Presentation Title

The Impact of Salinity on Upper Lethal Temperature of Acartia tonsa

Presenter's Name(s)

Chelsea DarwinFollow

Project Collaborators

Lauren Ashlock (Graduate Student Mentor), Melissa Pespeni (Faculty Mentor)

Abstract

With climate change, it is expected that we will see more frequent and extreme variations in weather patterns. Extreme weather events, such as hurricanes, can result in large influxes of fresh water into estuarine environments, drastically lowering salinity. This, coupled with increasing global temperatures, poses a serious challenge to the survival of estuarine and coastal organisms. Acartia tonsa is one of the most prolific species of copepod in the northeast Atlantic and is widely distributed throughout the globe. A. tonsa is a generalist species, capable of thriving in a variety of environments, making them ideal for assessing a response to environmental variation. In order to further our understanding of how estuarine copepods may respond to extreme weather events, we examined the relationship between environmental salinity and acute temperature response in A. tonsa. Copepods from two different populations were subjected to an upper lethal temperature assay while at one of three different salinities (30ppt, 20ppt, and 15ppt). A one-way ANOVA and Tukeys HSD show significant differences in survivorship between 30ppt and 15ppt (p-adj=.0005) and 20ppt and 15ppt (p-adj=.004). Differences in survivorship between individuals at different salinities may suggest a relationship between the mechanisms used by the copepod to tolerate these environmental stressors. This could also indicate a higher energetic demand overall, resulting in metabolic stress.

Primary Faculty Mentor Name

Melissa Pespeni

Graduate Student Mentors

Lauren Ashlock

Status

Undergraduate

Student College

College of Agriculture and Life Sciences

Program/Major

Biological Science

Primary Research Category

Biological Sciences

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The Impact of Salinity on Upper Lethal Temperature of Acartia tonsa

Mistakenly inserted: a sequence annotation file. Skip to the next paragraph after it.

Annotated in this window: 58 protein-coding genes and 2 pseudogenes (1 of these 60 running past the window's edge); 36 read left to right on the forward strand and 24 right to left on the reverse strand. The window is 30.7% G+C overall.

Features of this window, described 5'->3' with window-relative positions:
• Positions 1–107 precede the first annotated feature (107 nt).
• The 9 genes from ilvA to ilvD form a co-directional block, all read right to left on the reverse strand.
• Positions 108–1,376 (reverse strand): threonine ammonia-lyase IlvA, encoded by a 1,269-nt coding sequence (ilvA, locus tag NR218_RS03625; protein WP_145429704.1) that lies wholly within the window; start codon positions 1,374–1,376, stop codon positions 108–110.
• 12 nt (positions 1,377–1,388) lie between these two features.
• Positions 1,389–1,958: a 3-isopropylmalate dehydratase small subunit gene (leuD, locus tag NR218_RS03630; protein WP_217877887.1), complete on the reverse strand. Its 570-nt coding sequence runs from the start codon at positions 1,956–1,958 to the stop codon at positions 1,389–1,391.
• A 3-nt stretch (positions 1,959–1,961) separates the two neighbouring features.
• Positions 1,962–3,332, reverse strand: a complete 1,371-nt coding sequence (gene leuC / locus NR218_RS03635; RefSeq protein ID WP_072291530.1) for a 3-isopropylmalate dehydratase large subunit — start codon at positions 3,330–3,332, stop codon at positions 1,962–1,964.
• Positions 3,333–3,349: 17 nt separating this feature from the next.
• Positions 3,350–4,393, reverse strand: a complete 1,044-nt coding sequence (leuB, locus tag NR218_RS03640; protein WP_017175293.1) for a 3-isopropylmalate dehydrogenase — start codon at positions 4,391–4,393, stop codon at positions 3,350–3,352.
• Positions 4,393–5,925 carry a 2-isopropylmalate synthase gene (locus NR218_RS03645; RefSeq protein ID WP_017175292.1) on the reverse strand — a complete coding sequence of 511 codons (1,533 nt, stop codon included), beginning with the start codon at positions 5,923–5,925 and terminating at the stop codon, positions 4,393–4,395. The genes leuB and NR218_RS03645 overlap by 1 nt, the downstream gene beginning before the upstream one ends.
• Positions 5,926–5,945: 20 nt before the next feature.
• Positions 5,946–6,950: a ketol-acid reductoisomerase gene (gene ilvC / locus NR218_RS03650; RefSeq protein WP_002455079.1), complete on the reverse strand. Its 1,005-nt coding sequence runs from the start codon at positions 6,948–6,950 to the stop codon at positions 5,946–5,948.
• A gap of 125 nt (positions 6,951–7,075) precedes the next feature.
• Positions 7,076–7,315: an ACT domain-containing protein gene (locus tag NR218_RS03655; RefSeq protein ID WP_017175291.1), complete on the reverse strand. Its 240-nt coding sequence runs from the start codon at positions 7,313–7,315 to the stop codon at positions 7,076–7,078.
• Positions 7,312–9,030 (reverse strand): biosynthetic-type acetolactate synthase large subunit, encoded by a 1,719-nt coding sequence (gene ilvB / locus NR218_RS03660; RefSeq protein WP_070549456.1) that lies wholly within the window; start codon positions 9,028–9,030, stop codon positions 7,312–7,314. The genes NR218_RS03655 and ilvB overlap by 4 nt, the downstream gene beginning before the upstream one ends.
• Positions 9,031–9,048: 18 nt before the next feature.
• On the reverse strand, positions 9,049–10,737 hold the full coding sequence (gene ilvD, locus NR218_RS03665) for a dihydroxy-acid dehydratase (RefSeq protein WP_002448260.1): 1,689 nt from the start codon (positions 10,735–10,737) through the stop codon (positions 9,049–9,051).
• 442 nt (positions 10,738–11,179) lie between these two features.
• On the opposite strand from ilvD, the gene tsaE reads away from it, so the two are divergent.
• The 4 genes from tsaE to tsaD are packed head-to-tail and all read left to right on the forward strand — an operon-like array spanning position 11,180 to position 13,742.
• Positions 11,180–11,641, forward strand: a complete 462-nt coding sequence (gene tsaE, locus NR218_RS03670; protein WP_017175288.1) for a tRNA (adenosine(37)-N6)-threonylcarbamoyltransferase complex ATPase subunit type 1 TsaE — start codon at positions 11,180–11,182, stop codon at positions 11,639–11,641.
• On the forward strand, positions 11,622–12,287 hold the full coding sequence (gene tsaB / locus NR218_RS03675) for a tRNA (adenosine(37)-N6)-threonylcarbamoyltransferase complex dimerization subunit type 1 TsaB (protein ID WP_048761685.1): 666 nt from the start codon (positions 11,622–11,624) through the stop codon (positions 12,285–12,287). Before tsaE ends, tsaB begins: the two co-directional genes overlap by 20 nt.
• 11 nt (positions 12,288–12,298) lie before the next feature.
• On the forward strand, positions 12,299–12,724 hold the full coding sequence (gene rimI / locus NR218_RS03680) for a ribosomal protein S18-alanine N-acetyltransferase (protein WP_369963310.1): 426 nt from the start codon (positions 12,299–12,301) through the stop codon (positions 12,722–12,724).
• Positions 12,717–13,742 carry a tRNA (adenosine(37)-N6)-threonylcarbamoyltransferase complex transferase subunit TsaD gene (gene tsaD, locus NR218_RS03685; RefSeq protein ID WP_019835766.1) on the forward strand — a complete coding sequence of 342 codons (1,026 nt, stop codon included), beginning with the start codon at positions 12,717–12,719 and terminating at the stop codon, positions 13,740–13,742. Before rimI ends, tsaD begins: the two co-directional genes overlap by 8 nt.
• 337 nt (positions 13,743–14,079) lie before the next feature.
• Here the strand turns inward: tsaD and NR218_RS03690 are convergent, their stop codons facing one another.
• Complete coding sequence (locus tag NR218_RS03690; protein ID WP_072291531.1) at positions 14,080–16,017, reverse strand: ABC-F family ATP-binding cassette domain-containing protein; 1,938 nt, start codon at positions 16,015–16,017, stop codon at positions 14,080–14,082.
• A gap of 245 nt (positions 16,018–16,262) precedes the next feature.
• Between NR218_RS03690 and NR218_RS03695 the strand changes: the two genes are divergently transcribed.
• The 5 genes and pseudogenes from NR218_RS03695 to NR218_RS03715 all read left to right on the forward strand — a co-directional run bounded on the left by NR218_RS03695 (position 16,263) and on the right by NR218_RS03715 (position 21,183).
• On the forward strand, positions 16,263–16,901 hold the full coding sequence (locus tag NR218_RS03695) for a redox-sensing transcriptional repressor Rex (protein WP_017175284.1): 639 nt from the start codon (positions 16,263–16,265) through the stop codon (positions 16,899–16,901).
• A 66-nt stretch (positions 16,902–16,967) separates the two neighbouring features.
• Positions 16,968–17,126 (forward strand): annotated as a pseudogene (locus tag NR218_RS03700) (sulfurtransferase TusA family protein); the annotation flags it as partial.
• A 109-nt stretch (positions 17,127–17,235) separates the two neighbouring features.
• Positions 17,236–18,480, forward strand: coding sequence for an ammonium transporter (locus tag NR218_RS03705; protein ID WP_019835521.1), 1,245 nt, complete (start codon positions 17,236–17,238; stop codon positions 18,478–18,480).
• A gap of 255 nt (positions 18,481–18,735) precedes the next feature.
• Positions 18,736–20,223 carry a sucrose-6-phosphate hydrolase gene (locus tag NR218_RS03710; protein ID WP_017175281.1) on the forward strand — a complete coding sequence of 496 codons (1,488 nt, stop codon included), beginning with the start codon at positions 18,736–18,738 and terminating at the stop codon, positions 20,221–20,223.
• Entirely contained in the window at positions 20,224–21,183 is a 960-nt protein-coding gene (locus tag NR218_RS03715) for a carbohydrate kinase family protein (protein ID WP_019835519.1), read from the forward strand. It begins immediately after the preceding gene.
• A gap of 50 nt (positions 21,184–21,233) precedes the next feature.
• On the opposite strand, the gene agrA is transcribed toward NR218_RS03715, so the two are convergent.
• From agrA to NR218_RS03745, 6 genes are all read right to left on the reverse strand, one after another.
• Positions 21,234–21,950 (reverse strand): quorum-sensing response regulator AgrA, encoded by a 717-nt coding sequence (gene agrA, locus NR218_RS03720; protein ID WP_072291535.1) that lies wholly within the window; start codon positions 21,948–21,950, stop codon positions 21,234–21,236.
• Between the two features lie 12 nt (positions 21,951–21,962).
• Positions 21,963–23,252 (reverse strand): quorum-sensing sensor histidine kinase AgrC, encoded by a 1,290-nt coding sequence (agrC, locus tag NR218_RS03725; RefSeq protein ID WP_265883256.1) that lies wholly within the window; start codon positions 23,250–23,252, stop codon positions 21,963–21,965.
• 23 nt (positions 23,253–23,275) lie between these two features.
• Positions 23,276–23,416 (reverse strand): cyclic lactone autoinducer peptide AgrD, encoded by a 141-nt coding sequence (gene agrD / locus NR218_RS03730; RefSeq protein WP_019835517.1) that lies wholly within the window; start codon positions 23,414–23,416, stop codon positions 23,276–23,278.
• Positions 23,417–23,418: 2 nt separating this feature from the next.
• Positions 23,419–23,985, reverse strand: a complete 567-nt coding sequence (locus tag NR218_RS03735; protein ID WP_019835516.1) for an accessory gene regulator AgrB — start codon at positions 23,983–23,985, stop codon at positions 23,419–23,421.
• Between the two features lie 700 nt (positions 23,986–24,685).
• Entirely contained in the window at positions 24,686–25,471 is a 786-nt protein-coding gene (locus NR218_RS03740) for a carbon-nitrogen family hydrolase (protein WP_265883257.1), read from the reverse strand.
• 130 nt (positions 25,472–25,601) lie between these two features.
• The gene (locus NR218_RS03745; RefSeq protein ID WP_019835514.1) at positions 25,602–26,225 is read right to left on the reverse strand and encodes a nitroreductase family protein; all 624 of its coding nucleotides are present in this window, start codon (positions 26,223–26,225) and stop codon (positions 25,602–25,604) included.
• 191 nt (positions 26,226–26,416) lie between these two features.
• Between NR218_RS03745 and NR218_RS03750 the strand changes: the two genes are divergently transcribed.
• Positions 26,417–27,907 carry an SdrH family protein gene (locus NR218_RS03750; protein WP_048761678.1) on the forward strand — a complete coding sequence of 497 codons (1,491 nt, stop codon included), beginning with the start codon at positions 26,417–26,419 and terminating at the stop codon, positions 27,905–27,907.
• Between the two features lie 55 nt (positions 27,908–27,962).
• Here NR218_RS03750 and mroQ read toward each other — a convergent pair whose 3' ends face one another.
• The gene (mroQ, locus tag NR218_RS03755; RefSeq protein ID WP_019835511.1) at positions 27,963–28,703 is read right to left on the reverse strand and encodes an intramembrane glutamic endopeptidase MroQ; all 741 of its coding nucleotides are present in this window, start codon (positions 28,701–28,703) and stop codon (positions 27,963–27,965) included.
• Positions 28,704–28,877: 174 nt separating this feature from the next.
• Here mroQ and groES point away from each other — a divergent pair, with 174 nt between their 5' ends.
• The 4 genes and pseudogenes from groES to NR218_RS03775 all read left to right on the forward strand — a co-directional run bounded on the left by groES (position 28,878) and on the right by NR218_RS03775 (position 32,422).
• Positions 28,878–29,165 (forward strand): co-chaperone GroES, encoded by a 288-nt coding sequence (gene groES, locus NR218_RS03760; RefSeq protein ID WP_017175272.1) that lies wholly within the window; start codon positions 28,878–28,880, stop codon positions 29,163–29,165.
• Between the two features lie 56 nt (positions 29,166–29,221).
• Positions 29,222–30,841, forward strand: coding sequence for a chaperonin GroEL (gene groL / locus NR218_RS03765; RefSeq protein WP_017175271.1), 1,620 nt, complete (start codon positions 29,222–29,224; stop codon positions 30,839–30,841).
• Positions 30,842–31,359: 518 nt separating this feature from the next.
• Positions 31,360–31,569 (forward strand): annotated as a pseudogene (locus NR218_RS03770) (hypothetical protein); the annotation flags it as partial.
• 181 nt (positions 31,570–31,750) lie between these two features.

With climate change, it is expected that we will see more frequent and extreme variations in weather patterns. Extreme weather events, such as hurricanes, can result in large influxes of fresh water into estuarine environments, drastically lowering salinity. This, coupled with increasing global temperatures, poses a serious challenge to the survival of estuarine and coastal organisms. Acartia tonsa is one of the most prolific species of copepod in the northeast Atlantic and is widely distributed throughout the globe. A. tonsa is a generalist species, capable of thriving in a variety of environments, making them ideal for assessing a response to environmental variation. In order to further our understanding of how estuarine copepods may respond to extreme weather events, we examined the relationship between environmental salinity and acute temperature response in A. tonsa. Copepods from two different populations were subjected to an upper lethal temperature assay while at one of three different salinities (30ppt, 20ppt, and 15ppt). A one-way ANOVA and Tukeys HSD show significant differences in survivorship between 30ppt and 15ppt (p-adj=.0005) and 20ppt and 15ppt (p-adj=.004). Differences in survivorship between individuals at different salinities may suggest a relationship between the mechanisms used by the copepod to tolerate these environmental stressors. This could also indicate a higher energetic demand overall, resulting in metabolic stress.